November 24, 2017

Bankruptcy Often the Least Desireable Option to Eliminate Student Loan Debt

elimination of debtI recently received this email from a prospective client (“Jane”) seeking to have her student loans discharged in bankruptcy.  Do you see the problems with this case?

I am permanently disabled due to cognitive decline resulting from a craniotomy to repair one of three aneurysms. I also suffer from back pain, anxiety, depression and panic attacks. In addition to my 2012 brain and gallbladder surgeries, I underwent back surgery in 2011 and two foot surgeries in 2010, and due to complications from my back surgery I have not been able to return to work. . I was very recently approved for disability retirement after 25 years as an employee with the federal government.  I also receive SSI.   I filed a chapter 7 in 2008 and am unsure what my options are in regard to having my student loans forgiven. I am seeking a full discharge.

Let’s start with the most immediate problem – currently, Jane’s eligibility to file bankruptcy.  Under Bankruptcy Code Section 727(a)(8), Jane is not eligible to file Chapter 7 for eight years after previously filing a Chapter 7 1.  Depending on when in 2008 she filed, she would have to wait until at least 2016 before filing a second case. [Read more…]

  1. assuming that the previous Chapter 7 resulted in a discharge

Social Security Disability Payees Now Eligible for Discharge of Student Loans

student loans and SSA disabilityIn an about face from former policy the U.S. Department of Education has released new regulations, effective on July 1, 2013, which state that a student loan borrower’s repayment obligations may be discharged if that borrower has been found totally and permanently disabled by the Social Security Administration.   In an absorbing 61 page restatement of Sections 674, 682 and 685 of Title 34 of the Code of Federal Regulations, the U.S. Department of Education has announced its new, streamlined procedures.

This new policy changes the procedure used by a student loan borrower can petition the Department of Education for loan forgiveness based on the borrower’s total and permanent disability. Under current procedure borrowers with student loans issued under the Perkins loan program, the FFEL loan program or the Ford Federal Direct Loan program could apply for forgiveness on the grounds of disability but the forgiveness rules did not recognize a Social Security Disability Award as proof of total and permanent disability.

In an effort to streamline the total and permanent disability process, the Department of Education will now use a common disability forgiveness procedure for all of its student loan programs rather than a different procedure for each. More importantly, a disabled borrower can now include a copy of his Notice of Award from Social Security as proof of disability. Under current rules, the Department of Education would make its own, independent decision about a borrower’s medical or mental health disability.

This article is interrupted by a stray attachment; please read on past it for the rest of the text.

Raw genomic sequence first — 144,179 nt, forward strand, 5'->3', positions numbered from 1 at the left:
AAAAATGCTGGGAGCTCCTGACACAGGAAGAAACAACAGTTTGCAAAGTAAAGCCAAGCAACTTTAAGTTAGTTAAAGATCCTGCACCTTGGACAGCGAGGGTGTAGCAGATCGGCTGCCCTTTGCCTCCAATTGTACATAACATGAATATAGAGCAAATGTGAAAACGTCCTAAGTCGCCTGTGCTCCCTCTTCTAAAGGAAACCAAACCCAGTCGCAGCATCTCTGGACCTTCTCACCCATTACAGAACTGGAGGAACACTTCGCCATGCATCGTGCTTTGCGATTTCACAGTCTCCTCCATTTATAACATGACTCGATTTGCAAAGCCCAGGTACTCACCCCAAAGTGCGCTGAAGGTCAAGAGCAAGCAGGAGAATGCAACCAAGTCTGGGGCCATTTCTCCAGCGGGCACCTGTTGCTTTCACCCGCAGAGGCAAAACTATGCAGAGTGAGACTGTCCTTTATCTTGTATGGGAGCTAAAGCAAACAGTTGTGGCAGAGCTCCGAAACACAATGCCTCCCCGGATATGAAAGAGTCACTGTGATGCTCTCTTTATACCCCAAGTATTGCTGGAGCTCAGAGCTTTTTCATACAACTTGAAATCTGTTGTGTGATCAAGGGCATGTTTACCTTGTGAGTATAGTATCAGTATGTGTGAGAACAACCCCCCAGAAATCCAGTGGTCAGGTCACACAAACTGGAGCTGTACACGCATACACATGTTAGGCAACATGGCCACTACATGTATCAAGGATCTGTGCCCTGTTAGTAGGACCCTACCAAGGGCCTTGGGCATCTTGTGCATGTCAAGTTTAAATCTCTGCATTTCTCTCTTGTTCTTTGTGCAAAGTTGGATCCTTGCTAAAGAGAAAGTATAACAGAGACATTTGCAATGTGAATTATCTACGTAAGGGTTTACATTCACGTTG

[Read more…]

How Chapter 7 Can Help You Pay Your Non-dischargeable Student Loans

Bankruptcy Code 523(a)(8)In my last post, I argued that the current Bankruptcy Code standard for discharging student loans is unduly harsh and burdensome.   Currently student loan debt – and this includes private student loans, government backed student loans, parent incurred loans, and loans paid to schools that have closed down before the student received training or a degree – may not be discharged in bankruptcy unless the debtor can show “undue hardship.”

The courts have read undue hardship to mean some reason beyond the debtor’s control that would preclude repayment.   This usually means that there must be some medical reason that the debtor will not ever be able to return to work.  Underemployment is specifically not a reason to allow undue hardship.  As far as the courts are concerned, debtors who are healthy always have opportunities to increase their income so that they can pay their student loan debt, whether payment comes next year or in 20 years.

It seems oddly inconsistent for the Bankruptcy Code to allow debtors to discharge income tax debt solely based on its age ( income tax debt that is 3 or more years old may be discharged) but for all intents and purposes will not allow for the discharge of student loans despite the fact that:

  • student loans are typically incurred by 17 year olds with little understanding of what real world debt means
  • colleges and student loan lenders have less disclosure requirements than credit card lenders
  • loans remain non-dischargeable even if the school goes out of business and does not provide the education
  • parents who sign for loans have no recourse even though they did not get the benefit of the education
  • colleges have used the wide availability of government guaranteed loans to boost tuition costs at many times the rate of inflation